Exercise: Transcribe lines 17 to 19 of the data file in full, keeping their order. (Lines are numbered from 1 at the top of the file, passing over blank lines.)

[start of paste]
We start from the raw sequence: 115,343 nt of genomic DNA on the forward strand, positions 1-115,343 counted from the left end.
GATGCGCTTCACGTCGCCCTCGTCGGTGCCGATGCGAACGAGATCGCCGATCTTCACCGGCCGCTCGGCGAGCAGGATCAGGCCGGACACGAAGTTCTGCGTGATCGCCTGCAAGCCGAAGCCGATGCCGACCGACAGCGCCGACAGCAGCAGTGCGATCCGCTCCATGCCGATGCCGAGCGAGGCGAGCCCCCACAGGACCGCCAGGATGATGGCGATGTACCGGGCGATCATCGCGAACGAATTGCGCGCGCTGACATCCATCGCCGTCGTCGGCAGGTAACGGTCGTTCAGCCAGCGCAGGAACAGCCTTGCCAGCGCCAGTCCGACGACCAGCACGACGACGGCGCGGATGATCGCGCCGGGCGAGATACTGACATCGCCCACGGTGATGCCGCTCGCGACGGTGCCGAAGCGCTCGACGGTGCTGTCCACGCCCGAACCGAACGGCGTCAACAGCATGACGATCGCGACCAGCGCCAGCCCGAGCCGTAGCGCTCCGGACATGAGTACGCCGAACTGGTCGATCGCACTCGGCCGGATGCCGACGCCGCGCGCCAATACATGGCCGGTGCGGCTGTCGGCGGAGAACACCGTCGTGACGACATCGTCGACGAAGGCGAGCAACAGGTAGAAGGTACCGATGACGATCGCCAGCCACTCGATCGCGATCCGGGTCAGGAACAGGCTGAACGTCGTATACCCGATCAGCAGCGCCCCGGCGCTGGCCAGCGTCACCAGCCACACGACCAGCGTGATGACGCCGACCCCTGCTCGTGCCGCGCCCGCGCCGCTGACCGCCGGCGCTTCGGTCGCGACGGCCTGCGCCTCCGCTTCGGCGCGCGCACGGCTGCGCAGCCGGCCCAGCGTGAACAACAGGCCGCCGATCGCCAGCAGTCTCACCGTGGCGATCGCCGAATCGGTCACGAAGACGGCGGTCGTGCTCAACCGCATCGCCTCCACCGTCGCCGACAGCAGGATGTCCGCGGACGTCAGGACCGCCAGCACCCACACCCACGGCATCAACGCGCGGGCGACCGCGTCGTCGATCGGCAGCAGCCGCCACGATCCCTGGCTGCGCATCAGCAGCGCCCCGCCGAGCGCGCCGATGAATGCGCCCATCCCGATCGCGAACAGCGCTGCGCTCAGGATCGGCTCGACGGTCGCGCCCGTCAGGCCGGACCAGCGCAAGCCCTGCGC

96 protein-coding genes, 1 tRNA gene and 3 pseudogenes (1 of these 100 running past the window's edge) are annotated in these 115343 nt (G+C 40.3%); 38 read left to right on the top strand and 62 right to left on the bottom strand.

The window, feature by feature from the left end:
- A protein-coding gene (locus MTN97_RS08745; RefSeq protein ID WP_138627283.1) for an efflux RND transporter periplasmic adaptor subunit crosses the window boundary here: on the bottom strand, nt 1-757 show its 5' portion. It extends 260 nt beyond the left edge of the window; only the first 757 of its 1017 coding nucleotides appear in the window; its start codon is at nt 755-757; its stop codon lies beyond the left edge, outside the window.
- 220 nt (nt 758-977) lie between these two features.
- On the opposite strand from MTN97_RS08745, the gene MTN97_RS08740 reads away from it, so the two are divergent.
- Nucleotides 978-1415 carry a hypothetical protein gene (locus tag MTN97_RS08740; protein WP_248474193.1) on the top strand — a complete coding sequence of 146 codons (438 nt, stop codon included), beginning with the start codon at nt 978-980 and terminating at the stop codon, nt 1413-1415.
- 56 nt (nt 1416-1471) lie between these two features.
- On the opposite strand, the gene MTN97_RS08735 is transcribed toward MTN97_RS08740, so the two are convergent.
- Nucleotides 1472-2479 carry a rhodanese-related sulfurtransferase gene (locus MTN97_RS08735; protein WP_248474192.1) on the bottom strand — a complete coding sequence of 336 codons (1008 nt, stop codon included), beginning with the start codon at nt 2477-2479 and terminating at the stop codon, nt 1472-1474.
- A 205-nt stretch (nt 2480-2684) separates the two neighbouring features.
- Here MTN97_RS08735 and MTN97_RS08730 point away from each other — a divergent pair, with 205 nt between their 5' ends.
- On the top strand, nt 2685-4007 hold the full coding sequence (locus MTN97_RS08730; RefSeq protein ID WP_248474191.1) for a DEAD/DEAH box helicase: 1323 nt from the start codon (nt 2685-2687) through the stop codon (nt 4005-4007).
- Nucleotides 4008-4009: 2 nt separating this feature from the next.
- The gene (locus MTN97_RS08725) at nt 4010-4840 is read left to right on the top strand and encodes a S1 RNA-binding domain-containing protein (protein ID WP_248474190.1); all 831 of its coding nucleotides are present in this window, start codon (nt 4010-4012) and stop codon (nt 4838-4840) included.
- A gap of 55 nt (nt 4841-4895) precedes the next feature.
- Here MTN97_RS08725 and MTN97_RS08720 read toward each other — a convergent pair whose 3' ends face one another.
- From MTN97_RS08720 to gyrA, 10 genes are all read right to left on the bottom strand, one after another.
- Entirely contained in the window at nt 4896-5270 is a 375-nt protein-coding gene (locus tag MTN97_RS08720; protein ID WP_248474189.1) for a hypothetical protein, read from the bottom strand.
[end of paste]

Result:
- A gap of 55 nt (nt 4841-4895) precedes the next feature.
- Here MTN97_RS08725 and MTN97_RS08720 read toward each other — a convergent pair whose 3' ends face one another.
- From MTN97_RS08720 to gyrA, 10 genes are all read right to left on the bottom strand, one after another.